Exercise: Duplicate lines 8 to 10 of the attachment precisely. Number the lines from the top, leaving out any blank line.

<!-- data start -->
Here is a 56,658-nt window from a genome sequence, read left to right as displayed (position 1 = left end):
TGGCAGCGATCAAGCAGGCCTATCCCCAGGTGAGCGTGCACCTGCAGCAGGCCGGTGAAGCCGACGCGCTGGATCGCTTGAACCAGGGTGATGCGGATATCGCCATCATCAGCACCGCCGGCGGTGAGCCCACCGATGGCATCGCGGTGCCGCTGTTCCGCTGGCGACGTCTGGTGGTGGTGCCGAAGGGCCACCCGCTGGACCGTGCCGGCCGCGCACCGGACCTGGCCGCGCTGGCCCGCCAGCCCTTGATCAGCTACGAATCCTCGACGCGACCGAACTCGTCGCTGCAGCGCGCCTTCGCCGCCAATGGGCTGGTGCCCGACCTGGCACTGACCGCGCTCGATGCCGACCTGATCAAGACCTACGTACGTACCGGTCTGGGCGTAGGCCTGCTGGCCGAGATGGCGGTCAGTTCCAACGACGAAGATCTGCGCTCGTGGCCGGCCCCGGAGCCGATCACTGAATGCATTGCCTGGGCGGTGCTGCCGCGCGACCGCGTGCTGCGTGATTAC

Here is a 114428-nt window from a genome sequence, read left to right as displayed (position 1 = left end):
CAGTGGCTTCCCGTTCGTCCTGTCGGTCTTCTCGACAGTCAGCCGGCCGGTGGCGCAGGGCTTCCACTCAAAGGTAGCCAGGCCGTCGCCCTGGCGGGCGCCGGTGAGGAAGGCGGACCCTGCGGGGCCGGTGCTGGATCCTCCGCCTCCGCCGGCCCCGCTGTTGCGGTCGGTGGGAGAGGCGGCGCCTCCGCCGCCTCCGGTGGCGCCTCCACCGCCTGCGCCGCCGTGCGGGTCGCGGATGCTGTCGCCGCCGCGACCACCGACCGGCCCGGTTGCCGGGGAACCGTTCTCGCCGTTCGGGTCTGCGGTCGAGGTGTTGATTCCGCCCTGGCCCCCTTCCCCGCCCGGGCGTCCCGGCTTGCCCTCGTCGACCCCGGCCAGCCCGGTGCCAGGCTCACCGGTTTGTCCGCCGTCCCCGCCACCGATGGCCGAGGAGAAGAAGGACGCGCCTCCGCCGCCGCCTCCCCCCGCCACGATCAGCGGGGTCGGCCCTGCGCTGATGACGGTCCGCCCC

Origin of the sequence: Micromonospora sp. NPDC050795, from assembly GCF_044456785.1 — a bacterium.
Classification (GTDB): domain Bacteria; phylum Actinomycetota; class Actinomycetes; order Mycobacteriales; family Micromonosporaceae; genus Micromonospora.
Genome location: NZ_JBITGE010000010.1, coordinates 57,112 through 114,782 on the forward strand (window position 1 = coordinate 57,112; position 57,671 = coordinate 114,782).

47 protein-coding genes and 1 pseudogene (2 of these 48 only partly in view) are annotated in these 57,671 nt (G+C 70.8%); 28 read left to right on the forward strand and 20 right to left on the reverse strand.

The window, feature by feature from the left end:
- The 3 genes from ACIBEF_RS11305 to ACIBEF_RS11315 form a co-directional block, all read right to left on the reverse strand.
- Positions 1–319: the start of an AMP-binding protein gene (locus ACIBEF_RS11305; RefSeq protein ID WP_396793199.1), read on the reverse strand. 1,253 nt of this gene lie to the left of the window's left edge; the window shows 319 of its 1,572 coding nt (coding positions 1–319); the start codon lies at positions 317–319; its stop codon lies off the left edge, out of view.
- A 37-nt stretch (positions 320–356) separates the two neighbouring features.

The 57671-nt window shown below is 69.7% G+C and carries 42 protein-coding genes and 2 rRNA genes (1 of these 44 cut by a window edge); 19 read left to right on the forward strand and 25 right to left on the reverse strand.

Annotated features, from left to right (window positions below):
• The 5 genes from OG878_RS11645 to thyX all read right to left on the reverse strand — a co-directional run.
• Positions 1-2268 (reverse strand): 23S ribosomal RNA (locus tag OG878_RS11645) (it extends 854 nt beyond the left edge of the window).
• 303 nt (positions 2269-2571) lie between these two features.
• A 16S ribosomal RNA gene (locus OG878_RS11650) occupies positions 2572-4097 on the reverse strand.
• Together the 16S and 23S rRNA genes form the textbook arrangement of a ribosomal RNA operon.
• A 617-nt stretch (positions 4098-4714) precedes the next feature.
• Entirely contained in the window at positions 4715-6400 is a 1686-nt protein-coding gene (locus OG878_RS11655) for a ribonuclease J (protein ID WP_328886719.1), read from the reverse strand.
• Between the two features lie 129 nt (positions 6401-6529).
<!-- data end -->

47 protein-coding genes and 1 pseudogene (2 of these 48 only partly in view) are annotated in these 57,671 nt (G+C 70.8%); 28 read left to right on the forward strand and 20 right to left on the reverse strand.

The window, feature by feature from the left end:
- The 3 genes from ACIBEF_RS11305 to ACIBEF_RS11315 form a co-directional block, all read right to left on the reverse strand.